L                                    4
EA o        EA o                        pr o G
F                                   M = moment
d/2                           a = angle of twist
Ao
Lo                            Lo
wo

2ro
dL /2
contribute to deflection.
• Larger elastic moduli minimize elastic deflection.
Chapter 6 - 15
Plastic (Permanent) Deformation
(at lower temperatures, i.e. T < Tmelt/3)

• Simple tension test:
Elastic+Plastic
engineering stress, s              at larger stress

Elastic
initially
permanent (plastic)

ep          engineering strain, e

plastic strain    Adapted from Fig. 6.10 (a),
Callister 7e.

Chapter 6 - 16
Yield Strength, sy
• Stress at which noticeable plastic deformation has
occurred.
when ep = 0.002
tensile stress, s
sy = yield strength
sy

Note: for 2 inch sample
e = 0.002 = z/z
 z = 0.004 in

engineering strain, e
ep = 0.002        Adapted from Fig. 6.10 (a),
Callister 7e.
Chapter 6 - 17
Yield Strength : Comparison
Graphite/
Metals/                                                                                                        Composites/
Ceramics/                                                                       Polymers
Alloys                                                                                                           fibers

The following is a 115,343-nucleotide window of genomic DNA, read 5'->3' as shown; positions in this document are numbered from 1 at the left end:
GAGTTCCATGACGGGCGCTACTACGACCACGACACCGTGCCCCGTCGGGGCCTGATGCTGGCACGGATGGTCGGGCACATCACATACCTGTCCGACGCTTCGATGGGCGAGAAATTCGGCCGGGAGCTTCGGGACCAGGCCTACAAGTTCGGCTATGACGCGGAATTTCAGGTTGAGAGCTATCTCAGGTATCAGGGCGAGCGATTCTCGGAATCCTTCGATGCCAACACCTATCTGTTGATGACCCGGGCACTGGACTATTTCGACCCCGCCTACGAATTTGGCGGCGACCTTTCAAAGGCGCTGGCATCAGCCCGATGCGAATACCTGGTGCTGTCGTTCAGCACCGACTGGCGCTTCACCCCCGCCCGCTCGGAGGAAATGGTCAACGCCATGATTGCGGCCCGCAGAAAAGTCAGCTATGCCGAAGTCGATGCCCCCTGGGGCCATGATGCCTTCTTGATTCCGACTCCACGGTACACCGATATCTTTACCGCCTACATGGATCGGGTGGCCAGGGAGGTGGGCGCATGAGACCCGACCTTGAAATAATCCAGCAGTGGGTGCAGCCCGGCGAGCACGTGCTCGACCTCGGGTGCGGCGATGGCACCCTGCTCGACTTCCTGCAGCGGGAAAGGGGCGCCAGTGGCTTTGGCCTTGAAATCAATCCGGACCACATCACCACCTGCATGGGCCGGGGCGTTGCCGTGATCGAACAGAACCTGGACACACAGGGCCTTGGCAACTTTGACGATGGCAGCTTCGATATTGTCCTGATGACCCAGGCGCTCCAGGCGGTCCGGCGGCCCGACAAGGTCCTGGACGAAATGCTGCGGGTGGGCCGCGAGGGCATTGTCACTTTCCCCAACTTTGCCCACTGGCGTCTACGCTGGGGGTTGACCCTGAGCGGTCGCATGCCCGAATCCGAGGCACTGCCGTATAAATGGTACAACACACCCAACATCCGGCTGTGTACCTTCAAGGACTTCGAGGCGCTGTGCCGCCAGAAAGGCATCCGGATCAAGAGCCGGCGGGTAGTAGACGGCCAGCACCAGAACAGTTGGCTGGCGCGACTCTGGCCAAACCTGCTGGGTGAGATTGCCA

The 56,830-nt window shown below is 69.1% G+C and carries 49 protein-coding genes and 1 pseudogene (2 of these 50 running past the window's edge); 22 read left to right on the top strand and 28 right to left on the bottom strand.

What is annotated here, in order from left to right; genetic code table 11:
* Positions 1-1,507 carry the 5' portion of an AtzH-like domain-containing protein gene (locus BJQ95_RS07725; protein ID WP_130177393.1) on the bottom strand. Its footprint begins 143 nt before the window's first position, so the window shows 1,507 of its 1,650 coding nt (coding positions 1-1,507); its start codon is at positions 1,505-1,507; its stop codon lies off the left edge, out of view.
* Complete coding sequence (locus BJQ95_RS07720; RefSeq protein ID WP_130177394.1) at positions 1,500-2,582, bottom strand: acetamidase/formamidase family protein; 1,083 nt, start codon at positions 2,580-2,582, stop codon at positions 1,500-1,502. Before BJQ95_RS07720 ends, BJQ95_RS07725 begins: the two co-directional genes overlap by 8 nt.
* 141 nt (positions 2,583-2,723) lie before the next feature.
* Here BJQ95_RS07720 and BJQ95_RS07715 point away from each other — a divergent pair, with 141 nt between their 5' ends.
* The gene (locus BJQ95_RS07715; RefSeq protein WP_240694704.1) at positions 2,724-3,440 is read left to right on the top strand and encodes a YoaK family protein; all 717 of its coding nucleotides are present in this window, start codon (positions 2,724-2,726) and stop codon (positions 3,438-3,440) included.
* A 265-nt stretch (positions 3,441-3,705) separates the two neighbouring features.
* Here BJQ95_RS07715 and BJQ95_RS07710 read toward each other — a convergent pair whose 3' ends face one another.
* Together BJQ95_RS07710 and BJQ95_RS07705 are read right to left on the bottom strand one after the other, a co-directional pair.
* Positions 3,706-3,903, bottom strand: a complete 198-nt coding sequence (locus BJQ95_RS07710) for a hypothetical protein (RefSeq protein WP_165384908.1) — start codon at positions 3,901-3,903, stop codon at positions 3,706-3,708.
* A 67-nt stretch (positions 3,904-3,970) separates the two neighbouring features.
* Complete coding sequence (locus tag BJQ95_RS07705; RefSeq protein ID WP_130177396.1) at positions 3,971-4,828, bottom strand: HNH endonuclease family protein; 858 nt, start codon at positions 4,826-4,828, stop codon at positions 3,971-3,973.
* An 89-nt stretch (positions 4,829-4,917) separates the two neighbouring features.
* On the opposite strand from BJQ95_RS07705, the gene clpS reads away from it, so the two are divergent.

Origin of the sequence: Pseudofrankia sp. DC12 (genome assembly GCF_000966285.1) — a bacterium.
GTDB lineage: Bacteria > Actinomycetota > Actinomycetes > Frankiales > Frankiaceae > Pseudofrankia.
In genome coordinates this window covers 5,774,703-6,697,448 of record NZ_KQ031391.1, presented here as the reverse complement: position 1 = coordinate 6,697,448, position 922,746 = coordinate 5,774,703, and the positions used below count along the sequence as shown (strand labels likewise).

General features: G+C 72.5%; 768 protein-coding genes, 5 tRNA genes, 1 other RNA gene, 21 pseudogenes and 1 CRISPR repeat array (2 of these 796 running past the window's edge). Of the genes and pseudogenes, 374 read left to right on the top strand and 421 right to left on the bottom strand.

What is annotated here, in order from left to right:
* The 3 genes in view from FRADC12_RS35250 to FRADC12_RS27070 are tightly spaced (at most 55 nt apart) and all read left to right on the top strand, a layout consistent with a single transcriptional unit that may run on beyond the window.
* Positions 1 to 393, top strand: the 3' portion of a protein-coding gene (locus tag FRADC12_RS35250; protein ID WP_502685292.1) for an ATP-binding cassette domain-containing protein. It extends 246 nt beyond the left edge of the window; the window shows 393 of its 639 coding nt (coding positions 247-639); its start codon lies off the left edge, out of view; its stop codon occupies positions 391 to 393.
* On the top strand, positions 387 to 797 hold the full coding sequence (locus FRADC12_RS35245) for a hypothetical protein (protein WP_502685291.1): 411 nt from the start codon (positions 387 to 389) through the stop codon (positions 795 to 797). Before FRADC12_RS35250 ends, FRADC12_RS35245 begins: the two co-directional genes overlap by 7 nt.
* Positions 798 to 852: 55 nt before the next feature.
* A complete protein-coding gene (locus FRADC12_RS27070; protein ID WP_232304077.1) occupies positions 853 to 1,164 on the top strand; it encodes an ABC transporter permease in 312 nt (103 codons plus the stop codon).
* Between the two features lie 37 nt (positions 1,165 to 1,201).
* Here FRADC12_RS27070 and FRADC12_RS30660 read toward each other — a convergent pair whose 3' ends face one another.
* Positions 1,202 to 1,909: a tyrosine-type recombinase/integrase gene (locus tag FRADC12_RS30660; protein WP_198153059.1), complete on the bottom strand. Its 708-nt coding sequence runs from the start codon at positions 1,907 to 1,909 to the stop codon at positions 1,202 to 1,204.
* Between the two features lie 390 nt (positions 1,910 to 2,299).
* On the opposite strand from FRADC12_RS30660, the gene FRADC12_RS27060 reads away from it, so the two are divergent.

Semicond
2000
Steel (4140) qt

1000
Yield strength, sy (MPa)

Ti (5Al-2.5Sn) a

in ceramic matrix and epoxy matrix composites, since
700    W (pure)

since in tension, fracture usually occurs before yield.

in tension, fracture usually occurs before yield.
600    Cu (71500) cw
500    Mo (pure)
400    Steel (4140) a
Steel (1020) cd
300
Room T values
Hard to measure ,

Hard to measure,
Al (6061) ag
200    Steel (1020) hr                   ¨
Ti (pure) a
Ta (pure)
Cu (71500) hr                                                                                                                                                                                 Based on data in Table B4,
Callister 7e.
100                                                                                                                                                                                                  a = annealed
dry
70                                                                                                       PC
hr = hot rolled
60    Al (6061) a                                                                                         Nylon 6,6                                                                                 ag = aged
50                                                                                                       PET
cd = cold drawn
40                                                                                                       PVC humid
cw = cold worked
PP
30                                                                                                       HDPE                                                                                       qt = quenched & tempered

20

LDPE